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I installed this switch, to an existing 3 way switch setup that worked just fine (no dimming present). I wanted the automation, thus the programmable switch.

This is setup on outside lights for the garage and porch. The porch has a CFL, and on the side of the garage door (3 of these LED's on each side).

The very strange thing is, the switch works like it should, both lights turn on, BUT when I turn the switch off (on either wall switch) the LED's just dim, they don't turn all the way off - see pics. What would cause this?

Wall switch is OFF Switch OFF

Wall switch is ON Switch ON

  • Can you post photos of the wiring in the switch boxes? – ThreePhaseEel Mar 11 '17 at 18:02
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    Right on the Amazon web page that you linked to is explicitly says: "For use with incandescent and halogen lights up to 500 W, not compatible with compact flourescents". So why are you trying to use the switch outside its usage envelope? BTW the behavior you are seeing is exactly the reason that the product carries the above usage statement. Closely related is the reason the product is also specified of a "40 watts minimum" of such type loads. – Michael Karas Mar 11 '17 at 18:21
  • This is true, however the lights are fully functional as the full load is at least 40 watts, that's the important piece. It still doesn't explain why they are remaining dimly lit. It's on their website that it will work with LED's as well. – hwp08 Mar 11 '17 at 18:36
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The switch specification calls for a minimum load of 40 watts (see page 2 of this). Apparently it does not draw power for itself directly from the source, but relies on current flowing through it to power the electronics.

This review expresses one user's frustration with trying to use it with LED lights.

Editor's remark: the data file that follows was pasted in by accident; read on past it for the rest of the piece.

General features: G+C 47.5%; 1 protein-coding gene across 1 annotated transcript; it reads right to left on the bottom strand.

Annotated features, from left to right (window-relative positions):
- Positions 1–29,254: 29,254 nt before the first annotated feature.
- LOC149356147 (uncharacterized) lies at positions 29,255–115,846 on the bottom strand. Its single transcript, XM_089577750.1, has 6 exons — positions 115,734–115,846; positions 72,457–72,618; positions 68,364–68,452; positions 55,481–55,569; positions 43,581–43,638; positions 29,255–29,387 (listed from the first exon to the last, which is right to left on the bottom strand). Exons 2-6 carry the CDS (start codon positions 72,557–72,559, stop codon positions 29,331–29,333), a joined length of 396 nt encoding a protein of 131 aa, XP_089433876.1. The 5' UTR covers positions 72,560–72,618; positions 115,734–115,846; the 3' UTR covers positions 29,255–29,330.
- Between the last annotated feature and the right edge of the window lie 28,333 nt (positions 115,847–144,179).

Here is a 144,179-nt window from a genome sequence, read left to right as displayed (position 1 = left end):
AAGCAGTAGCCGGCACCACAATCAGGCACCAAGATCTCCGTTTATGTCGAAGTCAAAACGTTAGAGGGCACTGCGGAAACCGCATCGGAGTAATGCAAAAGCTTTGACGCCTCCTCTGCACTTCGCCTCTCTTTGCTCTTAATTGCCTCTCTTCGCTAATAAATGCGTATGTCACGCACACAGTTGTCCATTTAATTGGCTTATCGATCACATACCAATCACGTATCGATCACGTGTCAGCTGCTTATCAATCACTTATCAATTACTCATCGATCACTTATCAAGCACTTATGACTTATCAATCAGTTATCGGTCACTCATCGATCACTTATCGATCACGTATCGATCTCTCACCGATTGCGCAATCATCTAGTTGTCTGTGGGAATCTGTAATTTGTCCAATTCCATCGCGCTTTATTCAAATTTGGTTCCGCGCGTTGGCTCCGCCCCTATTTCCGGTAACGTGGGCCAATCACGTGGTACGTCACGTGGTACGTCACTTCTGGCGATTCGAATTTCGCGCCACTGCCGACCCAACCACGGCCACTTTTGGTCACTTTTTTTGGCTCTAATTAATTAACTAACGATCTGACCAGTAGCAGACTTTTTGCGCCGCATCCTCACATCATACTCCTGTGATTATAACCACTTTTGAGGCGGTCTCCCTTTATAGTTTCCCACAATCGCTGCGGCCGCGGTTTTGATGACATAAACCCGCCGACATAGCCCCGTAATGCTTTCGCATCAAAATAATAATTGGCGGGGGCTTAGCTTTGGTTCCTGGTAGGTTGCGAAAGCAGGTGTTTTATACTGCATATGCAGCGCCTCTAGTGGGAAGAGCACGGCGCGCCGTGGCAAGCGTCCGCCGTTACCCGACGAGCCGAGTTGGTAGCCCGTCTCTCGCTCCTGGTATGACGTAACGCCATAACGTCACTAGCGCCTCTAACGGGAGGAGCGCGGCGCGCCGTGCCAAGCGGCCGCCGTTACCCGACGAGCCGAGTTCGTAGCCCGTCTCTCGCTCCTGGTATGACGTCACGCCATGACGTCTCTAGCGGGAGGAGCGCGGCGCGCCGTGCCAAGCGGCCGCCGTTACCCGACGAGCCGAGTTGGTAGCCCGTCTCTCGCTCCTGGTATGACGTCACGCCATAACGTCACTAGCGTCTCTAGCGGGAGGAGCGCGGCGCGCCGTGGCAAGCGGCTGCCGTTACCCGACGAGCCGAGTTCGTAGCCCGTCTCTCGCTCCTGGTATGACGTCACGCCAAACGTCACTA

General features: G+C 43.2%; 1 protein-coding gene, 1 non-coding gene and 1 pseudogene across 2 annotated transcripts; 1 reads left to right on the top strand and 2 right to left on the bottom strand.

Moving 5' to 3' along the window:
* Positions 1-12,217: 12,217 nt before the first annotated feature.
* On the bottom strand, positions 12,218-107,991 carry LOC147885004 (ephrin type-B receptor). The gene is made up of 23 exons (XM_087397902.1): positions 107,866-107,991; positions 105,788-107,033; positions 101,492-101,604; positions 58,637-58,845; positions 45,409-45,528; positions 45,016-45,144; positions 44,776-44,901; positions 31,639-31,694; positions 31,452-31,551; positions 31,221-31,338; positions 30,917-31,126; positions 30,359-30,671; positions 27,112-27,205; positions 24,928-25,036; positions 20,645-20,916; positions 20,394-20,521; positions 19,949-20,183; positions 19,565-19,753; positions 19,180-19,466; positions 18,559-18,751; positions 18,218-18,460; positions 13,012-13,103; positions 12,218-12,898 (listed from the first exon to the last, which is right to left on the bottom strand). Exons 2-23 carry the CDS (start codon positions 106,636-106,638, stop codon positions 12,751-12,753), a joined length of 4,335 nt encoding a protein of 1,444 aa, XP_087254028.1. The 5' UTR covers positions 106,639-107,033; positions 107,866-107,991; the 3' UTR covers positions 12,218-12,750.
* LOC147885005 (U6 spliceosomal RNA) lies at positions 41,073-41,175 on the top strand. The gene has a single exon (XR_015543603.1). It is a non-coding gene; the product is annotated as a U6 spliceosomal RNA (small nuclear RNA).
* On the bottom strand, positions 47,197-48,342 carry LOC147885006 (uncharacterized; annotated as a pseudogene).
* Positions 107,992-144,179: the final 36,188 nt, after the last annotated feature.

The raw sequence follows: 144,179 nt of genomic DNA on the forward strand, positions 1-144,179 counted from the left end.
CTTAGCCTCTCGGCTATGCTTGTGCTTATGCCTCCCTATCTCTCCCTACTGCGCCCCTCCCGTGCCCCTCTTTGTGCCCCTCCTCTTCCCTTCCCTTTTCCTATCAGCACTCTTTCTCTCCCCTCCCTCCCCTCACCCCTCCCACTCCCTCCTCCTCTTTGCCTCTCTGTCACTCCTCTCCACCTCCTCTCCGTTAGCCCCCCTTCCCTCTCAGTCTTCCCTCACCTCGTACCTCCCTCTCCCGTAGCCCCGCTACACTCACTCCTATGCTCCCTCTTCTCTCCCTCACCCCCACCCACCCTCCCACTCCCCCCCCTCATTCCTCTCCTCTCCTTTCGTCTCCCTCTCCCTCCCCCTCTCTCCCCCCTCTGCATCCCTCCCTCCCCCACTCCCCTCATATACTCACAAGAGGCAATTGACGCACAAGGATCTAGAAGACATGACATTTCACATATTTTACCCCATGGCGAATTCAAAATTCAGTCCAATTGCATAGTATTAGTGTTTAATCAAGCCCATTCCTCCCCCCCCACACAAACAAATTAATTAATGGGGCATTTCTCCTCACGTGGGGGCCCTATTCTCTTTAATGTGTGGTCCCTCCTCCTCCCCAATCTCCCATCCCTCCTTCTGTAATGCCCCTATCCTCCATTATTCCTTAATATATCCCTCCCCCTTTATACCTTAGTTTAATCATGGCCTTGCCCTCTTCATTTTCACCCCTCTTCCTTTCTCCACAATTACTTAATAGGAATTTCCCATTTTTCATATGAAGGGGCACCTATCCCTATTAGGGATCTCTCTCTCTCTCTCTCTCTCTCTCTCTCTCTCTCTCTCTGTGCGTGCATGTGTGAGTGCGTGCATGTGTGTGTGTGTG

Alas, the solutions are not wonderful:

  • Add an incandescent or halogen bulb to the circuit, or
  • Replace the switch with one rated for 0 watts minimum.

An incandescent will shunt most of the current when the switch is "off" so that the other bulbs will be dark without the incandescent being visibly "on".

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This control is not listed for use with LEDs or CFLs, only incandescent/halogen. That means it's not designed nor certified for that use. It is illegal to use an electrical device contrary to its listing. Consult with the manufacturer (they're easier to reach than you think) and get their advice, perhaps they have expanded their listing to include certain CFL or LED.

Other than carefully engineered exceptions, it generally works like this

  • smart device or dimmer does not require a netural wire
  • smart device or dimmer supports modern bulbs

Choose one.

The reason is that any snart device is, itself, a machine requiring power to operate itself. The ones that don't need a neutral wire are relying on a trick of leaking power through the load, and incandescents have a peculiar property which makes that trick work. it is a random side effect of how incandescents work, it was not engineered into them.

  • Thanks Harper, see this page here, about halfway down, Honeywell states that if the wattage is met, it will work with LED's, so perhaps their packaging is out of date. Thanks for the info about the 'leakage', i didn't realize that's how it works. So is there any risk of damage to the LED's to simply be dimmed when the switch is off? – hwp08 Mar 11 '17 at 21:23
  • Damage or short life. LEDs have switching power supplies, and if you reduce the available voltage they'll increase their current draw to compensate. They treat dimming as defective power, and compensate for it. Dimmable LEDs also look at the power waveform and try to guess the intended dim level, then dim in their own way. They are interpreting the leakage current as a command to be dim. The upshot is timer and dimmer are trying to use leakage current for 2 incompatible purposes, with unpredictable results. Switch one bulb to incandescent/halogen, that may give it the needed current flow. – Harper - Reinstate Monica Mar 11 '17 at 22:35

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